Today, I went out to sit on my patio. I don't often do that. Why? Because when I was a smoker, the patio was my private smoking haven under an extended roof that protected me from rain and snow.
I had it all arranged just the way I wanted it so that I could sit out there for HOURS and smoke one cigarette right after another...and another...and another...
I had a comfortable big wooden rocking chair with comfy seat and back pads. I had a round side table, always covered with a tablecloth that could be washed when stray ashes dirtied it. I had my favorite 1960's aqua glass ashtray. Sometimes I switched that out for one of my other cool mid-century, kidney-shaped, dripped-glaze ashtrays. I had a lamp on my table so I could read when it was dark. I had a chrome wastebasket with a foot pedal-controlled lid, close enough that I could dump my ashtray full of smelly butts without having to leave my rocking chair. I had a magazine stand, stocked with reading material, within arm's length. I had an oscillating fan a few feet away to blow the smoke away from my neighbor's balcony (I thought that I was SOOOO considerate to provide that for them!). And finally, I had a small electric heater under the side table, pointed at my feet to keep me warm in the winter. What a set-up! I only had to go inside the condo to eat and sleep. I spent HOURS out on my patio.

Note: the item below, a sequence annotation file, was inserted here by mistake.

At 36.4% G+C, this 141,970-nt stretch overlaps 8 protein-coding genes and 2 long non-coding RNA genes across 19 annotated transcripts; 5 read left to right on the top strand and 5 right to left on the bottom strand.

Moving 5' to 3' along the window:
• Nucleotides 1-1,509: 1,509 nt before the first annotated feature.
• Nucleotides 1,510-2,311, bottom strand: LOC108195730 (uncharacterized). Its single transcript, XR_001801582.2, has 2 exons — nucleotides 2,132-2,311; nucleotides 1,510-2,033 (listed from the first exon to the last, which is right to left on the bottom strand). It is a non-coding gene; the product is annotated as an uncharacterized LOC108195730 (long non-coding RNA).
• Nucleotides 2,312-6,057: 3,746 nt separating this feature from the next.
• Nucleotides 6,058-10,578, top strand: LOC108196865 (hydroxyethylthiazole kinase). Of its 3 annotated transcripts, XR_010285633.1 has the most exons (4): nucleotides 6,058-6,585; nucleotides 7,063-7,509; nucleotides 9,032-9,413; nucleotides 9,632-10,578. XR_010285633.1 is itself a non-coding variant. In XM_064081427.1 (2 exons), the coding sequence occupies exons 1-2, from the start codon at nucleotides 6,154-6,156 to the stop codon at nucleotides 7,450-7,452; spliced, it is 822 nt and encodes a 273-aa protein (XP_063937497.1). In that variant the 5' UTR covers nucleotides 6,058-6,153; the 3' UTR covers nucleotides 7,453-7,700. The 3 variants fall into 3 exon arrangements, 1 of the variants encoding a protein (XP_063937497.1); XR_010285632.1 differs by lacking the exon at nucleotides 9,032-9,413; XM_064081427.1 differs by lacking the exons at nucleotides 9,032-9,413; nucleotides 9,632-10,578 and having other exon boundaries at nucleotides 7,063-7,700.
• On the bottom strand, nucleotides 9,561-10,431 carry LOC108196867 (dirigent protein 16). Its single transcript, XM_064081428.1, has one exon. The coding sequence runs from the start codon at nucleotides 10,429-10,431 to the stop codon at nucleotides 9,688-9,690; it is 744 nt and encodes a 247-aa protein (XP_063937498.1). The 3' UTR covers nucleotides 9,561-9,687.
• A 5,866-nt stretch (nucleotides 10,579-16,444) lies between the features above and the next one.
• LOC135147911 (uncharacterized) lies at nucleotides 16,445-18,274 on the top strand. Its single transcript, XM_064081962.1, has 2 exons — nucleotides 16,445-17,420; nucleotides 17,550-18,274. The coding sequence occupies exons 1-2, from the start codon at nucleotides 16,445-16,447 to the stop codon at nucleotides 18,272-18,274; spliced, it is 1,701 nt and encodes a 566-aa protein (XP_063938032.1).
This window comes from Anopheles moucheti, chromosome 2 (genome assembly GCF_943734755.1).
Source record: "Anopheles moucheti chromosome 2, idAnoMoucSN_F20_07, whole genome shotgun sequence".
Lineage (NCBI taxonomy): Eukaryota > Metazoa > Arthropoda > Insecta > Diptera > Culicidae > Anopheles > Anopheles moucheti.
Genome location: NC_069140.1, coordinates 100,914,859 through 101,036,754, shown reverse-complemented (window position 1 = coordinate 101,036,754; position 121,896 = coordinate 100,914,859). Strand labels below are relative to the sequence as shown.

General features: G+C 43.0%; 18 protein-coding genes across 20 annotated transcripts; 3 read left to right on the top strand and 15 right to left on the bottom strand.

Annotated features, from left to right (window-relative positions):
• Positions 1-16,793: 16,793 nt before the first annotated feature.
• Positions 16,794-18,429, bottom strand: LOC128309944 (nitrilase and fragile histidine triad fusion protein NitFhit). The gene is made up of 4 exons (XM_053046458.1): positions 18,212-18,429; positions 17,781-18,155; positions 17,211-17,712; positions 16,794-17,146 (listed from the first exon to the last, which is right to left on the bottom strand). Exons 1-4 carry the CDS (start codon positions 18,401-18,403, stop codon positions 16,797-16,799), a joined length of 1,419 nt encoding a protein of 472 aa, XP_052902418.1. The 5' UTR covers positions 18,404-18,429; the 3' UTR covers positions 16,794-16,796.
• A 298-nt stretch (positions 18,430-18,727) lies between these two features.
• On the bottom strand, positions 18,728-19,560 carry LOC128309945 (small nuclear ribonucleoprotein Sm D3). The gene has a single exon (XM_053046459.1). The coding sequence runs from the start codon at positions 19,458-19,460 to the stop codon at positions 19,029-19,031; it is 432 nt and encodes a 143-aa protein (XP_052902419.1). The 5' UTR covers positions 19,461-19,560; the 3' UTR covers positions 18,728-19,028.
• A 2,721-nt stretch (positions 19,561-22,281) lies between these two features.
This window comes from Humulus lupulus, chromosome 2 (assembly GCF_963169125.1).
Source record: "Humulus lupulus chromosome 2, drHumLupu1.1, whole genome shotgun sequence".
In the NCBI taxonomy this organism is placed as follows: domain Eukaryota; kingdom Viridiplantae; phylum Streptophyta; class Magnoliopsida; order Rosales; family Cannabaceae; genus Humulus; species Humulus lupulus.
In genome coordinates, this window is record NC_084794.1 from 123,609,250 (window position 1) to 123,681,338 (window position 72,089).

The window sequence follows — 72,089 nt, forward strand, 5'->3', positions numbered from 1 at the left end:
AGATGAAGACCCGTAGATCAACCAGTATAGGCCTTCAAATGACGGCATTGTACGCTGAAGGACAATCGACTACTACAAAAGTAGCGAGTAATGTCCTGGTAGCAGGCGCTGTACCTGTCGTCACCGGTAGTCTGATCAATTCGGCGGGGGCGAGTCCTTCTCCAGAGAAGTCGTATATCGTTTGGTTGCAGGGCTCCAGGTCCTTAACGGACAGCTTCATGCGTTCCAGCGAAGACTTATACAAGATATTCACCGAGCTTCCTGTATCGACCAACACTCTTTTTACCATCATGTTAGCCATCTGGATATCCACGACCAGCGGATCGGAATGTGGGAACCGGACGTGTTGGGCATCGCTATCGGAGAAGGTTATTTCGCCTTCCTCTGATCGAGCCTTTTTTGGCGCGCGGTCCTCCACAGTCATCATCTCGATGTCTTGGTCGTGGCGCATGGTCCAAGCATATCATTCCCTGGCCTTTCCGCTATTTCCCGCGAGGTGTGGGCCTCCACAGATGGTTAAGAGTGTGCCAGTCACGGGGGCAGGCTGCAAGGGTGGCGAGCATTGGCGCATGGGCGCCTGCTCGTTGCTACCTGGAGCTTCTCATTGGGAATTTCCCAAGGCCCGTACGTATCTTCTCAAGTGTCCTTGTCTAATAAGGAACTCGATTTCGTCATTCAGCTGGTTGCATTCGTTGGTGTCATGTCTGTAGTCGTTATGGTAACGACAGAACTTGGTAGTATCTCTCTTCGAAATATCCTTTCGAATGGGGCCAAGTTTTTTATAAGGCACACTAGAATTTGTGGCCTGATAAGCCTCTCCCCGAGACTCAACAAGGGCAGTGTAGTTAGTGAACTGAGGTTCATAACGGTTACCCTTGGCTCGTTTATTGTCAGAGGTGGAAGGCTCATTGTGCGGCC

When I quit, I dismantled the entire set-up out there. It had too many associations with smoking. I had learned that one of the most important things you have to do is to break those associations, not only with things like coffee, driving, talking on the phone...but also with physical surroundings and daily activities.
It's a very effective tool to do things like: sitting in a different chair to watch TV, getting up from the dinner table to take a short walk outside immediately after eating, to take a shower in the evening instead of your usual morning routine, to play different music in the car, to brush your teeth at random times during the day. You may not realize how many unconscious associations with smoking that you have in your daily habits.
But, back to why I was SO mad! When I went out on my patio today, it was only to sweep the autumn leaves off. But I immediately spied a cigarette butt. It probably came from the guy two floors up who smokes. Or maybe from one of the guys who drives the lawnmower past my patio. Or...heck, I don't care WHERE it came from! I only know it was there, sitting in all its nastiness on MY patio. Mad. I was SO mad.
And then it struck me. How many times had I tossed cigarette butts on other people's sidewalks, out my car window, in parking lots, outside buildings before I entered them and in all kinds of random places that would be considered littering at best and causing a fire hazard at worst? Lots of times. Thousands of times. And never thought one single moment about how wrong it was.
I plead guilty. And to all those people, known and unknown to me, I humbly apologize for infringing upon your spaces with my nasty, thoughtless addiction.
I am so thankful to be free now.